Maybe you use a different concept for what I would call power-between. If so, I don't know what that concept is. So you see, I don't understand what you are proposing as an alternative to power-over, if not power-between.

Anonymous said...

I believe you have convinced this horse to let humans ride it, Jack.

Should be interesting to see how people address this entry's observations. At this point I can only be redundant.

Nice aim, even better shots.

Anonymous said...

JRB --

"Power-beteween," if it means what it appears to mean, is problematic in that it continues to use power structurally and systemically. In such a situation, someone's gonna work to turn "power-between" into "power-over." It's inevitable given the current psychology of the human species. Too many people assume that their personal security is related to the "power-over" concept.

Andromeda said...

JC, just when I think you can't refine your ideas any further, just when I think you've stated your thesis on power perfectly, you come up with something like this.

"This bears repeating: power always means power over." This is the core of your thesis, and a point with which I wholeheartedly agree.

I feel privileged to have found your blog. Of all the ones I read, I must admit I find yours the most interesting.

You are a philosopher and are always pioneering new ideas and pushing the envelope, as it were.

Does it make me an anarchist to agree with these statements you make about power?

As you said, I do not think of myself as such. Let's start with killing the fixed ideas!

I'd say this one is not fixed, and is how I interpret power (metaphorically speaking): a virus that self-replicates in the minds of all it touches. Highly contagious; takes two forms: the "powerful" and the "subservient"---now if only there were a vaccine...

Ah, yes, there is a vaccine! It's called experience, knowledge and wisdom.

With humble thanks,

JRB said...

Charles F.:

I accept your assumptions, but I don't think there's any alternative to the fact that people will try to monopolize power. The whole point is to prevent them. By definition, that means struggling to keep power diffused, because it doesn't just disappear: it moves from one place to another.

I think this can be simply illustrated through the example of a family. Either a family makes choices as a group, or someone in the family dictates the terms for everyone else. The power to decide where we are going to dinner is either exercised between family members, or it is wielded by the father, or the parents, or some other subset of the family -- in which case power is in a state of greater concentration.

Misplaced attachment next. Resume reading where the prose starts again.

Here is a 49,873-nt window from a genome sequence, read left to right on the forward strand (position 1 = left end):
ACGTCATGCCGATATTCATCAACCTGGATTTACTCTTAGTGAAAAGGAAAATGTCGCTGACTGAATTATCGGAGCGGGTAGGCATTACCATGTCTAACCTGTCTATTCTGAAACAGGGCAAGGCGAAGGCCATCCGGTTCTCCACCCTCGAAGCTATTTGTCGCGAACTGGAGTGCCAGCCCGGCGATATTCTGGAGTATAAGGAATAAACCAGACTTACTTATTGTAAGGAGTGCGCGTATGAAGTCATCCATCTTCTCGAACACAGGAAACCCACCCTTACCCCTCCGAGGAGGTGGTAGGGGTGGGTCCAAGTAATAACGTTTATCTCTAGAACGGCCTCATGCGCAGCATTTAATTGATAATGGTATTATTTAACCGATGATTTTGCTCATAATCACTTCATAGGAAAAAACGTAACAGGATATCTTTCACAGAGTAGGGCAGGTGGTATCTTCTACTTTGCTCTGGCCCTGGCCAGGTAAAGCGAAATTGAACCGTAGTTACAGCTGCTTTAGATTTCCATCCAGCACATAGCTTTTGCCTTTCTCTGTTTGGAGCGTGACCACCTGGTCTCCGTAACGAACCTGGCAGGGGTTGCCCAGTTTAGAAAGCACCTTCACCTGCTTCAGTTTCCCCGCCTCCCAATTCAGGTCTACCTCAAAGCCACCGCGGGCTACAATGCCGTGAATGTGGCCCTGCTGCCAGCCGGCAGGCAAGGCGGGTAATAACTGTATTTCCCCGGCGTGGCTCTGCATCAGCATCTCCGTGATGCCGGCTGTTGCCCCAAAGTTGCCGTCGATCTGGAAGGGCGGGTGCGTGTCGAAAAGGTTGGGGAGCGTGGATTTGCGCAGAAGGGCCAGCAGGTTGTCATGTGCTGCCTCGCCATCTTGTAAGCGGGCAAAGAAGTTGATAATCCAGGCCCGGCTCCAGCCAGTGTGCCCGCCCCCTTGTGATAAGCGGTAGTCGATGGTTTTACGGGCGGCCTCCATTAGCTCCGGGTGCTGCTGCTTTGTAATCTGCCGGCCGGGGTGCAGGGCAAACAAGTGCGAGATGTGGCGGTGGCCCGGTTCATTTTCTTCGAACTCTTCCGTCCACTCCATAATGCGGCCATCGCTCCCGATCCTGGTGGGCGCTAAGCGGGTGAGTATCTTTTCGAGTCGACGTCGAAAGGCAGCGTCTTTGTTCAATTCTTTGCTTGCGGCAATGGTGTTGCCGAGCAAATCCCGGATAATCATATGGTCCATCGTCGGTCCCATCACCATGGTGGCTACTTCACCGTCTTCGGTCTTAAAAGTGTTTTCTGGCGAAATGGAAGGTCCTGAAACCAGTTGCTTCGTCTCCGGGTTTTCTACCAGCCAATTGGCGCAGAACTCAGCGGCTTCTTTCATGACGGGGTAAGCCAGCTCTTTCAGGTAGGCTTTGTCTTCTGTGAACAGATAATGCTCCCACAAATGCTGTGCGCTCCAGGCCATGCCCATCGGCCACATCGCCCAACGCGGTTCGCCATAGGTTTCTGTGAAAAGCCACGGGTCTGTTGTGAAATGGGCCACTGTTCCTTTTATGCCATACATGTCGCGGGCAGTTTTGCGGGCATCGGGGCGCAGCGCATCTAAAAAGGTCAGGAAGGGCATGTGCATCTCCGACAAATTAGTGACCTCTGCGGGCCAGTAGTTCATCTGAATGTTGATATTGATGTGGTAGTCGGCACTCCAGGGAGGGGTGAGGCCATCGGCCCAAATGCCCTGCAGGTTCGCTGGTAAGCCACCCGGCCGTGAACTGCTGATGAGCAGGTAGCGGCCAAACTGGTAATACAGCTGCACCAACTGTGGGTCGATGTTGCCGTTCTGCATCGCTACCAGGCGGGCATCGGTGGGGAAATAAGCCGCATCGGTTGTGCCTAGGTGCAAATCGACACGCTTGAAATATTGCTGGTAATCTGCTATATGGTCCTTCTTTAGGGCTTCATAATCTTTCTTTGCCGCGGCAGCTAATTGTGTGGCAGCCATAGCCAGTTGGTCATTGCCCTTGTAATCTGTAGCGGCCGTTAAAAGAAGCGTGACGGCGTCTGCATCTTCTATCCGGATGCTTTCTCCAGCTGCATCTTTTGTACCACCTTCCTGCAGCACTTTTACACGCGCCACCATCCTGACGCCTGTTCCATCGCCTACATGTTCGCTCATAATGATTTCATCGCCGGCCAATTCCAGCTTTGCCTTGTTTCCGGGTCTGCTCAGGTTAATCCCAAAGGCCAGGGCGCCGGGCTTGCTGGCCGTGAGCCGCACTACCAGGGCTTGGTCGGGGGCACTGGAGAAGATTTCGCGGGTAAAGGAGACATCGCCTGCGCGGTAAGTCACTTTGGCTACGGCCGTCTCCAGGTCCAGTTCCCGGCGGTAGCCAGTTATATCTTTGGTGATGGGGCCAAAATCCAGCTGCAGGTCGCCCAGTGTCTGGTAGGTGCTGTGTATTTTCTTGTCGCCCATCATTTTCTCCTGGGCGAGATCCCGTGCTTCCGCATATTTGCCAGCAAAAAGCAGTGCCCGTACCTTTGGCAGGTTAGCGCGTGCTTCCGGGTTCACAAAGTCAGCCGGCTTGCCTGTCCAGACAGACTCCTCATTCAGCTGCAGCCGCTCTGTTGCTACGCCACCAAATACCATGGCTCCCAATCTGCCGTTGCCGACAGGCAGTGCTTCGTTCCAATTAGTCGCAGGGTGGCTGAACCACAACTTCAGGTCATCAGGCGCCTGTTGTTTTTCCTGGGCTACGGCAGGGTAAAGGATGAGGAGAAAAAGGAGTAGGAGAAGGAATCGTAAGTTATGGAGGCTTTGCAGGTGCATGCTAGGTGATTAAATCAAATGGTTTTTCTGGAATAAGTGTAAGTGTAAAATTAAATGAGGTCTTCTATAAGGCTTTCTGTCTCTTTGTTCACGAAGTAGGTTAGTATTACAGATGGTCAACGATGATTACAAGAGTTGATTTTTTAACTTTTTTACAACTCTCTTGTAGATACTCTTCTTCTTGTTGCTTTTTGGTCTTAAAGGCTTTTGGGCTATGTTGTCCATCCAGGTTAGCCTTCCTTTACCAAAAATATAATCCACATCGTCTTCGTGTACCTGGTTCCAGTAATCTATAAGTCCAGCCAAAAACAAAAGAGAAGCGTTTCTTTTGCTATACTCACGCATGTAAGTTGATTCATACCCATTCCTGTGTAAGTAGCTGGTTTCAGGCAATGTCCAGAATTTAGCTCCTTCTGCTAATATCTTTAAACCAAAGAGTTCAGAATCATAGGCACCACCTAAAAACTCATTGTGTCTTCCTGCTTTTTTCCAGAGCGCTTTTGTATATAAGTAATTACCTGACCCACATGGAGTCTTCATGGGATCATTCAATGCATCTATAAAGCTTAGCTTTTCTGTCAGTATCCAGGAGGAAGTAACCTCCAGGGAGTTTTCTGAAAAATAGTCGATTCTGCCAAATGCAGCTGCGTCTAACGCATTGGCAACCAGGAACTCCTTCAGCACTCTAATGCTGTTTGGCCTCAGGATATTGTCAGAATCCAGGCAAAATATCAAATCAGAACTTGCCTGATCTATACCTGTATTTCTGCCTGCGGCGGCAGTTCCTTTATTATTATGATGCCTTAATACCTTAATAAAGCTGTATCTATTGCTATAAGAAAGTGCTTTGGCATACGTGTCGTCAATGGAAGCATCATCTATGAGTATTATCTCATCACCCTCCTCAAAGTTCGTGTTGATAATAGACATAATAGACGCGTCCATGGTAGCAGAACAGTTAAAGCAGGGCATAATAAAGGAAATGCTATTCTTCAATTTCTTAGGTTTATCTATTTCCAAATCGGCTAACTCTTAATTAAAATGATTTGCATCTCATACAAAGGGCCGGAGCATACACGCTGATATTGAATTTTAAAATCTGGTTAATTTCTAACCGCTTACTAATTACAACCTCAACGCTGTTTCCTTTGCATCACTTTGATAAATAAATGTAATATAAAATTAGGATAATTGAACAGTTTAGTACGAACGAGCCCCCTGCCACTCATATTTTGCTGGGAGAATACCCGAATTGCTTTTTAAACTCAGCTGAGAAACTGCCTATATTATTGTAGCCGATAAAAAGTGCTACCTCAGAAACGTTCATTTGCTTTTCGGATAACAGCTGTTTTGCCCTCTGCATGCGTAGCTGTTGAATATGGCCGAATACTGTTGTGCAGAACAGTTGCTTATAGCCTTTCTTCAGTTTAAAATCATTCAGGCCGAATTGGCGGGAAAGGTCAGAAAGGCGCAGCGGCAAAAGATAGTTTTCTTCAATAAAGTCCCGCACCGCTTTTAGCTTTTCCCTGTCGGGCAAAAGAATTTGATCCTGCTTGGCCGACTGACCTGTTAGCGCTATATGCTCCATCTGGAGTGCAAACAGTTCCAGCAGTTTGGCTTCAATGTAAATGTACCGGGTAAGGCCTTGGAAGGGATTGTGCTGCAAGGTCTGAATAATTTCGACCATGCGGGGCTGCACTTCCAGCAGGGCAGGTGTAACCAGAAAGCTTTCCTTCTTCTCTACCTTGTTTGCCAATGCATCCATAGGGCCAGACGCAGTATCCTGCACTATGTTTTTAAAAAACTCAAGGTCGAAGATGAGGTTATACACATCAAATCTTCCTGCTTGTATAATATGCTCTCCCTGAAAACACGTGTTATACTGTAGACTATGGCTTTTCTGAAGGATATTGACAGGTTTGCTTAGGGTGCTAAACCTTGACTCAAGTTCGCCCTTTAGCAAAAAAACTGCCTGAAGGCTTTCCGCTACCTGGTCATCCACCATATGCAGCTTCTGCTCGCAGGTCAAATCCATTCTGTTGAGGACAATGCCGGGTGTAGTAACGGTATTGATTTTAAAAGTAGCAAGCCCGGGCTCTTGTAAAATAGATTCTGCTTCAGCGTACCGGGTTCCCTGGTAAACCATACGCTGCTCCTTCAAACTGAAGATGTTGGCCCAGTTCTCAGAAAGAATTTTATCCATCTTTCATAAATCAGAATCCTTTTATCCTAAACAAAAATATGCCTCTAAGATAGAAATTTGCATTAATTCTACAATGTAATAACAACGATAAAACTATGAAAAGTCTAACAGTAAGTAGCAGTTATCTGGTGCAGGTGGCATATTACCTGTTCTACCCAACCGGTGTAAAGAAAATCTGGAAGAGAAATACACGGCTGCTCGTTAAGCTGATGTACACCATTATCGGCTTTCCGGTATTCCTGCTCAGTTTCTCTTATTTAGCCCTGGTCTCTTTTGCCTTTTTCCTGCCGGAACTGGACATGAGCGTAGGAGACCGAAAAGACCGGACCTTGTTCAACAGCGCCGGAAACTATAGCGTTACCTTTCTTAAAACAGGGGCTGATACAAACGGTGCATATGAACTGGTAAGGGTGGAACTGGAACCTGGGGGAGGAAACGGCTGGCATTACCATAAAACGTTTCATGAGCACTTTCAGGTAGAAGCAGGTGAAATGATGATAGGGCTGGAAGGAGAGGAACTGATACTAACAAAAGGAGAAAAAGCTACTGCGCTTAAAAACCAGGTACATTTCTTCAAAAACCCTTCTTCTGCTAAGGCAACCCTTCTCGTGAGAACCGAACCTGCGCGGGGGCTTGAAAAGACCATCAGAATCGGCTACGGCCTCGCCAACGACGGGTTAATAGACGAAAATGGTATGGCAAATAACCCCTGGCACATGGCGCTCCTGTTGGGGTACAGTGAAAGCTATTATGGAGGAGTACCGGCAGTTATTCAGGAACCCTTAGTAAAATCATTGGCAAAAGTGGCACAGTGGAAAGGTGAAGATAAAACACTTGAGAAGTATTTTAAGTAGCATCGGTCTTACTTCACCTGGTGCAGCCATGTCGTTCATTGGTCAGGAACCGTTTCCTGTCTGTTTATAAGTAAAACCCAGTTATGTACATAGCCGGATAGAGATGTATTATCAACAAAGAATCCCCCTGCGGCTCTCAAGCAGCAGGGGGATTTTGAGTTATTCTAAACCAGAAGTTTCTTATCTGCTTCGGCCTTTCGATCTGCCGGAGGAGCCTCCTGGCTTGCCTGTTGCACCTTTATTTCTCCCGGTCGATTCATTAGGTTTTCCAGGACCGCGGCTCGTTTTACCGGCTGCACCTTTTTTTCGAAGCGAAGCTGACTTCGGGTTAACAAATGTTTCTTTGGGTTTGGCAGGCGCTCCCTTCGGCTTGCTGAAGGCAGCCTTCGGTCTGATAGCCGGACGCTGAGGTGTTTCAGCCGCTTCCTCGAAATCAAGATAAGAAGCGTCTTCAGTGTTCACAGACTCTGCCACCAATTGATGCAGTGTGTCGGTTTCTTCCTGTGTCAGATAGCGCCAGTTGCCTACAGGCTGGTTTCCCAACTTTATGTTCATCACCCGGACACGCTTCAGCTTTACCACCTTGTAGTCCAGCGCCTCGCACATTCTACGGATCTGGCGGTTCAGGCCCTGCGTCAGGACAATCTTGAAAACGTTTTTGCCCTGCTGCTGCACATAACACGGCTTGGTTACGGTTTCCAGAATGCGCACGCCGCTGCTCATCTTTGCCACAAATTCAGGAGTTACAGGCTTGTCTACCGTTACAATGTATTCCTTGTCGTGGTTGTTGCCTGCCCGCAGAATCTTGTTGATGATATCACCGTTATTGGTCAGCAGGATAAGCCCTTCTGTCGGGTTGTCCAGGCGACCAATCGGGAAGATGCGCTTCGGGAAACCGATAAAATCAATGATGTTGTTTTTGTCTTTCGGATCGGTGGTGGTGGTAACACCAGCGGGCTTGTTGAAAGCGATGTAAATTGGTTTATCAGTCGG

One of the points I think we can all agree on regarding, say, capital and the state, is that these entities preclude an equitable distribution of power, as can be potentially found in other institutions, like the family.

Anyway, this is all pretty straightforward, coming right out of traditional democratic principles -- e.g. "one person, one vote." Again: it doesn't work well within a state structure, for reason owing to that structure, but that doesn't mean can't be realized through other institutions, or even that there isn't good reason to try to approximate it within the state, when we lack of any other viable alternative.

Jack Crow said...


Thank you.

FWIW, I think the replication idea has its uses, but I have a profound wariness of sickness metaphors. It usually occurs that someone inevitably proposes a "cure."


You certainly can and did add more. Nothing redundant about this,

"In such a situation, someone's gonna work to turn 'power-between' into 'power-over.'"

That's the rub, isn't it? As long as the structure is in place, it gets used.


If the English language had the two variants on the word power that exist within German, this would probably flow more easily, as a discussion.

On the one hand, you have reich, which pretty much means what most people intend, in the word power. Control over others, and in the formal sense of a structural hierarchy. A reign.

On the other hand, you have macht, as strength, and carries a very apolitical and personal meaning, figuring a person who makes, shapes, creates, builds.

As an interesting side note, much that is truly excellent in Nietzsche gets lost in the translation, since he counter-poses macht and reich, conceptually. The will to power, in his body of thought, means "the will to strength," in the sense of creativity and self-sufficiency, but alas so many have lost that meaning (and his other rather subversive and apolitical plays on meaning) because English only has one word for both ideations of power.